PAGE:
My Rating: 4 of 5 stars
The Sherlock Effect is a collection of five short stories following Christopher Sherlock Webster, known simply as Sherl, and his friend, Mo, as they set up a detective agency called Baskerville’s. They aim to solve crimes using the methods of observation and deduction most associated with Sherlock Holmes.
Things I liked about this book:
1. The Cover: The Benedict Cumberbatch-esque silhouette dominating the front was enough to make me squeal with excitement.
2. The Holmesian theme: I’ve recently finished all fifty-six short stories and four novels of the Sherlock Holmes stories for the second time and was still left wanting more. This book definitely helped to fill the massive gaping hole left behind by the Arthur Conan Doyle stories, and also helped with my serious withdrawal symptoms from the BBC’s most recent modern adaptation.
Things I disliked about this book:
1. This book differs from that of the original Sherlock Holmes stories in that it is narrated in the first person by Sherl himself. I feel that this takes away a little from the mystery surrounding the detective, and I wonder if the book would have been made better if it was written from the point of view of Mo in a similar way that most of the original stories were written from the perspective of John Watson.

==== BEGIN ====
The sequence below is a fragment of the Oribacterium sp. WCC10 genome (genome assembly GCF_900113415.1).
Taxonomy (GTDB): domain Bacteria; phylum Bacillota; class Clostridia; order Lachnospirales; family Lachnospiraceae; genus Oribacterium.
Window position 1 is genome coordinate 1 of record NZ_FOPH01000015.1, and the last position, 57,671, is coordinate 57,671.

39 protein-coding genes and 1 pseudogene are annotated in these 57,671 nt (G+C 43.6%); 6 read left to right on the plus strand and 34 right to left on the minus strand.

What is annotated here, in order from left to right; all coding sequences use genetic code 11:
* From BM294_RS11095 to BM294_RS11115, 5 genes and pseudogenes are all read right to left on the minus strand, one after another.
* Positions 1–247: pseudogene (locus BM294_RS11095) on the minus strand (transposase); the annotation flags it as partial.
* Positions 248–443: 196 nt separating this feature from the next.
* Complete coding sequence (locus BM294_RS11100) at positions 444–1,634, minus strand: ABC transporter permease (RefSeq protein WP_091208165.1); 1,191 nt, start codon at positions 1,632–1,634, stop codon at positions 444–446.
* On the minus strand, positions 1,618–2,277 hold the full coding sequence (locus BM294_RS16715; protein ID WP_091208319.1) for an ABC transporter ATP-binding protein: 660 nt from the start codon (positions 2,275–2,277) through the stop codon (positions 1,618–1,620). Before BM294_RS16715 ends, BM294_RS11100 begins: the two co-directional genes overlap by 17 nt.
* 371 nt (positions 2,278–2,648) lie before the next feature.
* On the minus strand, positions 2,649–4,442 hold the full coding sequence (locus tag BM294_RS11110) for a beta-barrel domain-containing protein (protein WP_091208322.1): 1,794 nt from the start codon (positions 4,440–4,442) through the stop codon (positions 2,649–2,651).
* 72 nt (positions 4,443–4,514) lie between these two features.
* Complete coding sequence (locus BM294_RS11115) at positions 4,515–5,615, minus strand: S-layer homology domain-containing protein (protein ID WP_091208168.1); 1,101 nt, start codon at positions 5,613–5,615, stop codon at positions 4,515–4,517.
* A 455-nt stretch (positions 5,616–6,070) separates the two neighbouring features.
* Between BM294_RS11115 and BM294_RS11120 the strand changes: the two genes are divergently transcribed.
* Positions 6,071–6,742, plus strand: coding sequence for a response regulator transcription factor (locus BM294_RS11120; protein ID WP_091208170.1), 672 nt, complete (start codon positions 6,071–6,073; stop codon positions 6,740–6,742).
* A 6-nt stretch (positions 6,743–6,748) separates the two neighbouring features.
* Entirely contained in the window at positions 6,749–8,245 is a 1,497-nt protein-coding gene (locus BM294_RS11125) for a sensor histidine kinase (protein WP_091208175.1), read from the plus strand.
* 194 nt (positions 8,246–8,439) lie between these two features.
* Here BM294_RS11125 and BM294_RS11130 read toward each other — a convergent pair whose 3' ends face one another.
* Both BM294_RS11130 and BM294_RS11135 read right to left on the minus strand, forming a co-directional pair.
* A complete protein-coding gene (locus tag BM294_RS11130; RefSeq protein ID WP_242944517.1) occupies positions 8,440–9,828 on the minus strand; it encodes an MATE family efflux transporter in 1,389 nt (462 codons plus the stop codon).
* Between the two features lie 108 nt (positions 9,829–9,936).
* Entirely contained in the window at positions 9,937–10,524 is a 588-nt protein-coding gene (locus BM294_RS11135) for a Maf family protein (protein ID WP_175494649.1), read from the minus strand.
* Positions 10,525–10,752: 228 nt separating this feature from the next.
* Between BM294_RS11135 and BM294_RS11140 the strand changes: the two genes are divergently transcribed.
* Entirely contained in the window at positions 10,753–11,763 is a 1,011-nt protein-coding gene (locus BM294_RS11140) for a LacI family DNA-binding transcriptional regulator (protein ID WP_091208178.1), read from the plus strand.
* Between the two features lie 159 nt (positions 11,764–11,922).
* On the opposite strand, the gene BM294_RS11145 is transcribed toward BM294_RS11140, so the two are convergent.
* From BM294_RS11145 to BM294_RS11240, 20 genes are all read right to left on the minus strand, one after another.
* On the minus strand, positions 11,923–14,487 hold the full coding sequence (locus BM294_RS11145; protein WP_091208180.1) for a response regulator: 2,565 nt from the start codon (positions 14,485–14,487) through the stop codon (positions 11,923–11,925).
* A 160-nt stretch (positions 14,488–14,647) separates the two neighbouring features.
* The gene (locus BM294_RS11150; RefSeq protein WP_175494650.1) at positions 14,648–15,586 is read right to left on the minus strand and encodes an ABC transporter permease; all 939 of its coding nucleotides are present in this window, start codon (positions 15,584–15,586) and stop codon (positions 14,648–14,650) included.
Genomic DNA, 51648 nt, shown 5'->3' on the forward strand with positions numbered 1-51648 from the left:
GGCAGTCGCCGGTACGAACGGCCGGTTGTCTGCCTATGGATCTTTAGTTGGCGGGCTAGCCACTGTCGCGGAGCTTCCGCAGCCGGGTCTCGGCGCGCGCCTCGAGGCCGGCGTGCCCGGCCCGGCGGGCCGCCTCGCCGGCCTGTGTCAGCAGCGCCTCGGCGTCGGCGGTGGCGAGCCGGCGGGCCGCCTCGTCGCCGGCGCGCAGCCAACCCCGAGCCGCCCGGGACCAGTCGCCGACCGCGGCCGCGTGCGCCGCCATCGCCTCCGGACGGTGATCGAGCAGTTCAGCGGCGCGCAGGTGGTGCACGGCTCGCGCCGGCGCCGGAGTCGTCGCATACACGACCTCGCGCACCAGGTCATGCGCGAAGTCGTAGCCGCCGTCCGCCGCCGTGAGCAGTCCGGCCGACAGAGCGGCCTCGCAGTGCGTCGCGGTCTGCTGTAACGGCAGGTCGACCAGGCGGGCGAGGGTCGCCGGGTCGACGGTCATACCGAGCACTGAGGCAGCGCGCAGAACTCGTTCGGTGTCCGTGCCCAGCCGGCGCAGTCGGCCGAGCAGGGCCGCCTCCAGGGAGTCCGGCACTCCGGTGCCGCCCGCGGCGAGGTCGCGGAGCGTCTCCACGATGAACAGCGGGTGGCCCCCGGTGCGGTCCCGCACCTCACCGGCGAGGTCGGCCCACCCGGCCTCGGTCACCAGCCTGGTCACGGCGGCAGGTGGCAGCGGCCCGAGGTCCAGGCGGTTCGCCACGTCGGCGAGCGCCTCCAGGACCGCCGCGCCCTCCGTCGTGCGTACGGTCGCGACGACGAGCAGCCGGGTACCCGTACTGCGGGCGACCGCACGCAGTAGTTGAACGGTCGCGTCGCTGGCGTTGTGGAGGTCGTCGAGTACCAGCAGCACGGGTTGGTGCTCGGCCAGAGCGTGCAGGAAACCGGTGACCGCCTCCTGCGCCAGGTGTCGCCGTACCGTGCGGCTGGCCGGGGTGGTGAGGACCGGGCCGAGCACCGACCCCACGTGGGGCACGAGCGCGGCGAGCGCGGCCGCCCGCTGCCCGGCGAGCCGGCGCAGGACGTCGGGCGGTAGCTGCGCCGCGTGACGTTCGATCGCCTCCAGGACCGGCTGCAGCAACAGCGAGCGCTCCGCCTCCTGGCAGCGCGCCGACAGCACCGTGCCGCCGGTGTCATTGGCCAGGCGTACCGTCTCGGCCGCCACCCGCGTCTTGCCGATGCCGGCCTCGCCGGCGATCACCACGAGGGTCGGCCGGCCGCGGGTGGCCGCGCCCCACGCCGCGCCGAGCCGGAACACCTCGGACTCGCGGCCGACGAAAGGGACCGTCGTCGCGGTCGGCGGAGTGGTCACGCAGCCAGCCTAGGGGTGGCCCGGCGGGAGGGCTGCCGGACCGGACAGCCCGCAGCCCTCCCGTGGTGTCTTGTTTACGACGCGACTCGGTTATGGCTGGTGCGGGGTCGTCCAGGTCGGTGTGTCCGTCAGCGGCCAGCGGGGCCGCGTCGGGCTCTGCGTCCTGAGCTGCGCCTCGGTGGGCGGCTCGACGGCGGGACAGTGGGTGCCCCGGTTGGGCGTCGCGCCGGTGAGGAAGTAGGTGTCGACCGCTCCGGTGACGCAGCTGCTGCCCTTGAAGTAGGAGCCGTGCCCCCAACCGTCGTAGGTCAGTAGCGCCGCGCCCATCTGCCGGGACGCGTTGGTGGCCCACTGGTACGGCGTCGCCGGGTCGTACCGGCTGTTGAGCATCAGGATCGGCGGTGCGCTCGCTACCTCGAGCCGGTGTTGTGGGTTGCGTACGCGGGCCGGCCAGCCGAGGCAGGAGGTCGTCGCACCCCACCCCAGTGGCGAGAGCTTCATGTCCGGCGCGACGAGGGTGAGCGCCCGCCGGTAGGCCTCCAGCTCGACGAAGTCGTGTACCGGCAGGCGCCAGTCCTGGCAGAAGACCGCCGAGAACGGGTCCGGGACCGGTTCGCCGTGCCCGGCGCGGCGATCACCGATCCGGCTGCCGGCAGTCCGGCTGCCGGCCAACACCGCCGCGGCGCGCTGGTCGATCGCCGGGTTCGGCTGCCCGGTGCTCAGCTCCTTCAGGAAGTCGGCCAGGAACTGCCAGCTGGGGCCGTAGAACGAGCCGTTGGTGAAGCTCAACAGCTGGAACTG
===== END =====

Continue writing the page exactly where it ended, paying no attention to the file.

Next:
2. I guessed the solution to two out of the five mysteries. This isn’t necessarily a bad thing (because it’s fun to feel like a clever genius sometimes), but in this case, I would love to have been derailed and blown away by a twist or two. This never really happened in any of these stories.
In the end, a major appealing feature of this book is its association with the world of Sherlock Holmes. I was left wondering if this book would have stood on its own without this association; if Christopher Sherlock Webster was just Christopher Webster and he set up a detective agency named something other than Baskerville’s perhaps. I think the answer is yes. It’s fun to draw parallels with a Holmesian world, but I believe that this book does also stand on its own as a strong collection of mystery short stories.
(Disclaimer: I received a free copy of this book in exchange for an honest review.)